Kaiafa G, Veneti S, Polychronopoulos G, Pilalas D, Daios S, Kanellos I, et al. Is HbA1c an ideal biomarker of well-controlled diabetes. Postgrad Med J. 2021;97(1148):380–3. https://doi.org/10.1136/postgradmedj-2020-138756.
Hirst JA, Farmer AJ, Ali R, Roberts NW, Stevens RJ. Quantifying the effect of metformin treatment and dose on glycemic control. Diabetes Care. 2012;35(2):446–54. https://doi.org/10.2337/dc11-1465.
Hirst JA, Farmer AJ, Dyar A, Lung TWC, Stevens RJ. Estimating the effect of sulfonylurea on HbA1c in diabetes: a systematic review and meta-analysis. Diabetologia. 2013;56(5):973–84. https://doi.org/10.1007/s00125-013-2856-6.
Ji L, Ma J, Li H, Mansfield TA, T’joen CL, Iqbal N, et al. Dapagliflozin as monotherapy in drug-naive Asian patients with type 2 diabetes mellitus: a randomized, blinded, prospective phase III study. Clin Ther. 2014;36(1):84–100 e9.
Lee CS, Tan JHM, Sankari U, Koh YLE, Tan NC. Assessing oral medication adherence among patients with type 2 diabetes mellitus treated with polytherapy in a developed Asian community: a cross-sectional study. BMJ Open. 2017;7(9):e016317. https://doi.org/10.1136/bmjopen-2017-016317.
Araki E, Onishi Y, Asano M, Kim H, Ekholm E, Johnsson E, et al. Efficacy and safety of dapagliflozin in addition to insulin therapy in Japanese patients with type 2 diabetes: results of the interim analysis of 16-week double-blind treatment period. J Diabetes Investig. 2016;7(4):555–64. https://doi.org/10.1111/jdi.12453.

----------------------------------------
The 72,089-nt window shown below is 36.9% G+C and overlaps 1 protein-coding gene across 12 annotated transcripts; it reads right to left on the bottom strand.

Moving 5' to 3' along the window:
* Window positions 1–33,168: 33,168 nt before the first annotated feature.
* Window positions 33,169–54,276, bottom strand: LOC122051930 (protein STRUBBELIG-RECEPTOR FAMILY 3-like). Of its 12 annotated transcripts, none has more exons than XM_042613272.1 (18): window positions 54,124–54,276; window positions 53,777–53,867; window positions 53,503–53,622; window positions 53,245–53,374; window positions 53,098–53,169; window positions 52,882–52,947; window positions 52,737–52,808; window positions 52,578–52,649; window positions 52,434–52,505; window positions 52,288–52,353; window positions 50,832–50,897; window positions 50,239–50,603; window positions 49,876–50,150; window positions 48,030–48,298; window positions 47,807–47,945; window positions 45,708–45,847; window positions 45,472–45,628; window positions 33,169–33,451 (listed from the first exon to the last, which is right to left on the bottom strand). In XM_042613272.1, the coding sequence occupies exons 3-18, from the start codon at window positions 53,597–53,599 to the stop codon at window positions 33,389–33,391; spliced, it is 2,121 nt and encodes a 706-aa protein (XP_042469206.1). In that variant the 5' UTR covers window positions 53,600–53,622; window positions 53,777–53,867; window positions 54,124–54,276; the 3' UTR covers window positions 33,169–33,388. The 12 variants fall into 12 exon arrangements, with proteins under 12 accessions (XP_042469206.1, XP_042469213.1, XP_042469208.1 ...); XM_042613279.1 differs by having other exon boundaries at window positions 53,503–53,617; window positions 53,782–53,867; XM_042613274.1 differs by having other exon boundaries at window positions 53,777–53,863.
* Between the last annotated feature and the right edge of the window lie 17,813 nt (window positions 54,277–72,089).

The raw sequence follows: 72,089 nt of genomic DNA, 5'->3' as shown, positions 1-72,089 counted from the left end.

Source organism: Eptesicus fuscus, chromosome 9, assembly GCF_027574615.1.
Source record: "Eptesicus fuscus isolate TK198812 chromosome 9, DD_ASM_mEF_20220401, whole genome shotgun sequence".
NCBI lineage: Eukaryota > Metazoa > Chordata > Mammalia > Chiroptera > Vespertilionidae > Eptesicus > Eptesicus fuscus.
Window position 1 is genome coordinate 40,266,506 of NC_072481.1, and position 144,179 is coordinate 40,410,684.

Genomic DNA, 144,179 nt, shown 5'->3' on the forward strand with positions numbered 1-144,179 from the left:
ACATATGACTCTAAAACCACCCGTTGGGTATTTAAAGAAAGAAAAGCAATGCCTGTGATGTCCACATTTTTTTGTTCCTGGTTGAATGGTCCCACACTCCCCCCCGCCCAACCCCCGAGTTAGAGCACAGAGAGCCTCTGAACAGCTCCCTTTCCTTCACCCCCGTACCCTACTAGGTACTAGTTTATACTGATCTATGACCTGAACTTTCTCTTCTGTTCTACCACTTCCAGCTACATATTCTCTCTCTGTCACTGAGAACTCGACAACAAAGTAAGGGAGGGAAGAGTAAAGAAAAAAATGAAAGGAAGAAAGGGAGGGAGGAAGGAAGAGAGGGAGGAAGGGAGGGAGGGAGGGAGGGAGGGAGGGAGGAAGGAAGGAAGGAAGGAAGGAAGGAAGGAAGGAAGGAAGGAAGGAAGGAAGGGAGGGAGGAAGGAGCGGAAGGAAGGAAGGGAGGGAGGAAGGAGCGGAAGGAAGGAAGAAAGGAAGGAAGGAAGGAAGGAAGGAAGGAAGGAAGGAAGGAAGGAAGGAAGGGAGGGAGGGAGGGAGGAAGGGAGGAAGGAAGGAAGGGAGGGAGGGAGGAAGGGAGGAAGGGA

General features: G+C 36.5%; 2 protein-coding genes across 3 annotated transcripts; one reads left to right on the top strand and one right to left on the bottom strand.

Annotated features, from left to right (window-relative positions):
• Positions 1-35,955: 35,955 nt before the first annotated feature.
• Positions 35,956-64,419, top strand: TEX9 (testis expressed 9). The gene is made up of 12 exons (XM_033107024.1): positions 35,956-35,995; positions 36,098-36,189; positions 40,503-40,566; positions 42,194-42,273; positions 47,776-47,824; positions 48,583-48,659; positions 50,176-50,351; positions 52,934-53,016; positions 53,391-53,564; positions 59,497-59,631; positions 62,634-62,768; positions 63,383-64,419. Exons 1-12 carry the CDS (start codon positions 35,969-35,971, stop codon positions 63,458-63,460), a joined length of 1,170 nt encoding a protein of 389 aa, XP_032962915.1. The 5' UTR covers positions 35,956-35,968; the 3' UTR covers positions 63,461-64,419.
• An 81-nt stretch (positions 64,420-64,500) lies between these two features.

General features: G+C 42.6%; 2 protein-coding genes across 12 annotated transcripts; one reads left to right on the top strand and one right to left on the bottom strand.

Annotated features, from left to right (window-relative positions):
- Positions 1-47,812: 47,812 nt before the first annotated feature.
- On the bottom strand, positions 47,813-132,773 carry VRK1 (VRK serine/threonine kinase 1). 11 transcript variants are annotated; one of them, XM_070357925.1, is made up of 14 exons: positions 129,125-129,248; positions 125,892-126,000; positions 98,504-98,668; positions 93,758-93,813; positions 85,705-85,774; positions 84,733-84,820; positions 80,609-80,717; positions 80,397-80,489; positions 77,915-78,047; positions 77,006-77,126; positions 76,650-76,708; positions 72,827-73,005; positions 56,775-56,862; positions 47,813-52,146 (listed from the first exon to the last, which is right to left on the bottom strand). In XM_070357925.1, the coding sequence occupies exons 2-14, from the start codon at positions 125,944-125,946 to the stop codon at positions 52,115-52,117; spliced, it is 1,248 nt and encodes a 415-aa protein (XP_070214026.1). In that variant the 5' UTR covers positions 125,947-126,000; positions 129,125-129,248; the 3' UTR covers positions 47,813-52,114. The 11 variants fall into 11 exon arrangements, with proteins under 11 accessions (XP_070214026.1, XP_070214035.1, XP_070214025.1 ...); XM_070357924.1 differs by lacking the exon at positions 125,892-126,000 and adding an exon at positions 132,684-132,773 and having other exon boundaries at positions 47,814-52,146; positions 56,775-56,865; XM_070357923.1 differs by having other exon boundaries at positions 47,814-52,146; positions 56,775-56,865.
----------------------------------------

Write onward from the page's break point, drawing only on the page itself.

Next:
Rosenstock J, Jelaska A, Zeller C, Kim G, Broedl UC, Woerle HJ, et al. Impact of empagliflozin added on to basal insulin in type 2 diabetes inadequately controlled on basal insulin: a 78-week randomized, double-blind, placebo-controlled trial. Diabetes Obes Metab. 2015;17(10):936–48. https://doi.org/10.1111/dom.12503.
Raz I, Hanefeld M, Xu L, Caria C, Williams-Herman D, Khatami H, et al. Efficacy and safety of the dipeptidyl peptidase-4 inhibitor sitagliptin as monotherapy in patients with type 2 diabetes mellitus. Diabetologia. 2006;49(11):2564–71. https://doi.org/10.1007/s00125-006-0416-z.